My father worked as a school teacher for 32 years. He worked for the same school district for all those years. Although he held many jobs over that time span, he worked for the same employer. Although he probably doesn’t consider himself wealthy, the job was reliable, the benefits sufficient and the pension fantastic. I’m sure, on some level, he feels a sense of loyalty to his employer of 32 years.

Throughout my career I’ve been treated quite well by most of my employers. I’ve worked at companies with 5 employees to several with over 50,000. I’ve felt more loyalty towards the smaller companies. They felt like family. In those times I’ve certainly felt loyalty towards my managers and employees. That’s not a surprise because I’ve searched out opportunities to work for good people ahead of how big or popular the company may be.

Not so much with the larger companies. Working for Microsoft I felt like Z from the movie Antz. Just a tiny cog in a massive machine that’s easy to replace. Here’s your marching orders.

With higher numbers of unemployment, business owners know they’re in the catbird seat when it comes to hiring, promotions and raises. We’ve gone through the flip side of this equation where employees jumped from job to job like free agents searching for the highest bidder. Both sides have treated the other like a disposable partnership at times.

Eventually the jobs will come back. The pendulum will swing back towards the employees. I hope both employees and business owners will exercise mutual respect for each other during economic prosperity as well as economic downtown.

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6 thoughts on “Loyalty

  1. It constantly amazes me how some business lose light of a simple concept: employees and customers are the two basic reasons your company exists and is (hopefully) producing revenue. Mistreat any of them, and you’re doomed to failure eventually.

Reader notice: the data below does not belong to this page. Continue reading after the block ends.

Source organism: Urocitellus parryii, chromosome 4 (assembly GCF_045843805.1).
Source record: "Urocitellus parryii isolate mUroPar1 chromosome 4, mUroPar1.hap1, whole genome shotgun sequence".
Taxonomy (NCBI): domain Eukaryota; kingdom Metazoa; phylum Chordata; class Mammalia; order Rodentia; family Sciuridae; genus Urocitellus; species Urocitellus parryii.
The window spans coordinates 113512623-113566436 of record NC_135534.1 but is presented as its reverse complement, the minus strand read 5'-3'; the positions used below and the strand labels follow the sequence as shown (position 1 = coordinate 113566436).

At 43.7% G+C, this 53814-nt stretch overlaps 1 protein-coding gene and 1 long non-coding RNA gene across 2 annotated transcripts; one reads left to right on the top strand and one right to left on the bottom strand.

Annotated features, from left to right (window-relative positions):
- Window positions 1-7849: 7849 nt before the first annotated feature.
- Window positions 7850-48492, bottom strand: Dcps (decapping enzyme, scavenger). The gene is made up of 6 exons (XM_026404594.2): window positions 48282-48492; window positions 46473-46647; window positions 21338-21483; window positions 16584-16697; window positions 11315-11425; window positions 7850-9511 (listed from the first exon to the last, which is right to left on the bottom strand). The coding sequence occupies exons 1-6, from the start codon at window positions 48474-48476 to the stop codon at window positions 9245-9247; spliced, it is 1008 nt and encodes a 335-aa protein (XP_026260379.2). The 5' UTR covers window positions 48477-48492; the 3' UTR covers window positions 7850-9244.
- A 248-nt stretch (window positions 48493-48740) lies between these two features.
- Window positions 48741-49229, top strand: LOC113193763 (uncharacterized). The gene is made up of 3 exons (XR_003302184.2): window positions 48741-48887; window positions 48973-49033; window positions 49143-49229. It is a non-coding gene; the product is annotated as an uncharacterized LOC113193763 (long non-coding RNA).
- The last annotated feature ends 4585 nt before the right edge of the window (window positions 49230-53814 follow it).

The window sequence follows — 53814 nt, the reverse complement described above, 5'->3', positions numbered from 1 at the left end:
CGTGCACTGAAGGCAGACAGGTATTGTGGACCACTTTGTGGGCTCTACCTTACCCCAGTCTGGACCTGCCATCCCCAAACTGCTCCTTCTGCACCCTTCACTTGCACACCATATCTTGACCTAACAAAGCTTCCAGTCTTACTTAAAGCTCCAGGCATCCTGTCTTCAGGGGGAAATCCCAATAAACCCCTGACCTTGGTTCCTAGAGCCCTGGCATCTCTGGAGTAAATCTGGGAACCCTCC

2. I’m going through this right now. Big bank is buying our little bank. They loved the “family” customer service we provided. However, many employees will be released with no severence and little vacation pay. A real shame…


  3. I worked for a 40 person company that became an 80 person company and “lost their way” in terms of caring about the employees.

    I worked for a 150 person company that became a 250 person company and then summarily fired 40 of us with no reason because they were negotiating a merger.

    I worked for a 400 person company that really cared and currently work for a 14000 person company that is trying to balance caring (they do) with te very real need to do a reduction in force and clamp down on projects that aren’t going anywhere.

    In all of these cases, my loyalty was to my co-workers and my job. The Company (in the person of its execs) may try to do well by employees but, fundamentally, a corporation isn’t human and it will ultimately do whatever it needs to do to stay afloat and please the VCs and the stockholders.

    Stay true to your own work, do well by your co-workers, and keep your eyes open.


    1. @Vicki
      Thank you for the thoughtful comment. I agree with your suggestion of doing well by my coworkers and keeping my eyes open. That’s great advice.


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